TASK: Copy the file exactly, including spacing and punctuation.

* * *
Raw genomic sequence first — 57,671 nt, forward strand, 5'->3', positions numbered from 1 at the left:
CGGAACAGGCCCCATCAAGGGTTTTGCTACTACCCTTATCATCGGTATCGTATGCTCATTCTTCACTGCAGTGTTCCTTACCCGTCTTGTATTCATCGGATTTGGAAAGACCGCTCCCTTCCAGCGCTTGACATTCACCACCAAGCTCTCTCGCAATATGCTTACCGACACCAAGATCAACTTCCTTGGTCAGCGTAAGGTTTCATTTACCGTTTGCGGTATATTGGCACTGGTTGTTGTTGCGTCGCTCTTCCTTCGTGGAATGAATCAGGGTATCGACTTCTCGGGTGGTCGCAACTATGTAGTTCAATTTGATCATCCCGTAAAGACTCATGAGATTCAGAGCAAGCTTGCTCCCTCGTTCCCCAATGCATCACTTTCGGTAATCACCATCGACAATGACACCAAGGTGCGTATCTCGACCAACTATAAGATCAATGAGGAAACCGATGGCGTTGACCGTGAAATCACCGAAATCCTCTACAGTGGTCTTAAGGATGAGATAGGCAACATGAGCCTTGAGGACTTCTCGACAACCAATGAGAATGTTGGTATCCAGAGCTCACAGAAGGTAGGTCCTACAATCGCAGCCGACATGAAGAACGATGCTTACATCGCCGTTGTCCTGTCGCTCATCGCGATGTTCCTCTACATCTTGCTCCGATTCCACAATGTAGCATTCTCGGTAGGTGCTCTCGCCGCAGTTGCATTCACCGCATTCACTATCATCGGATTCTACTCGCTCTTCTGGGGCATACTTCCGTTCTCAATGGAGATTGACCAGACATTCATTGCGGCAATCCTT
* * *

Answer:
Raw genomic sequence first — 57,671 nt, forward strand, 5'->3', positions numbered from 1 at the left:
CGGAACAGGCCCCATCAAGGGTTTTGCTACTACCCTTATCATCGGTATCGTATGCTCATTCTTCACTGCAGTGTTCCTTACCCGTCTTGTATTCATCGGATTTGGAAAGACCGCTCCCTTCCAGCGCTTGACATTCACCACCAAGCTCTCTCGCAATATGCTTACCGACACCAAGATCAACTTCCTTGGTCAGCGTAAGGTTTCATTTACCGTTTGCGGTATATTGGCACTGGTTGTTGTTGCGTCGCTCTTCCTTCGTGGAATGAATCAGGGTATCGACTTCTCGGGTGGTCGCAACTATGTAGTTCAATTTGATCATCCCGTAAAGACTCATGAGATTCAGAGCAAGCTTGCTCCCTCGTTCCCCAATGCATCACTTTCGGTAATCACCATCGACAATGACACCAAGGTGCGTATCTCGACCAACTATAAGATCAATGAGGAAACCGATGGCGTTGACCGTGAAATCACCGAAATCCTCTACAGTGGTCTTAAGGATGAGATAGGCAACATGAGCCTTGAGGACTTCTCGACAACCAATGAGAATGTTGGTATCCAGAGCTCACAGAAGGTAGGTCCTACAATCGCAGCCGACATGAAGAACGATGCTTACATCGCCGTTGTCCTGTCGCTCATCGCGATGTTCCTCTACATCTTGCTCCGATTCCACAATGTAGCATTCTCGGTAGGTGCTCTCGCCGCAGTTGCATTCACCGCATTCACTATCATCGGATTCTACTCGCTCTTCTGGGGCATACTTCCGTTCTCAATGGAGATTGACCAGACATTCATTGCGGCAATCCTT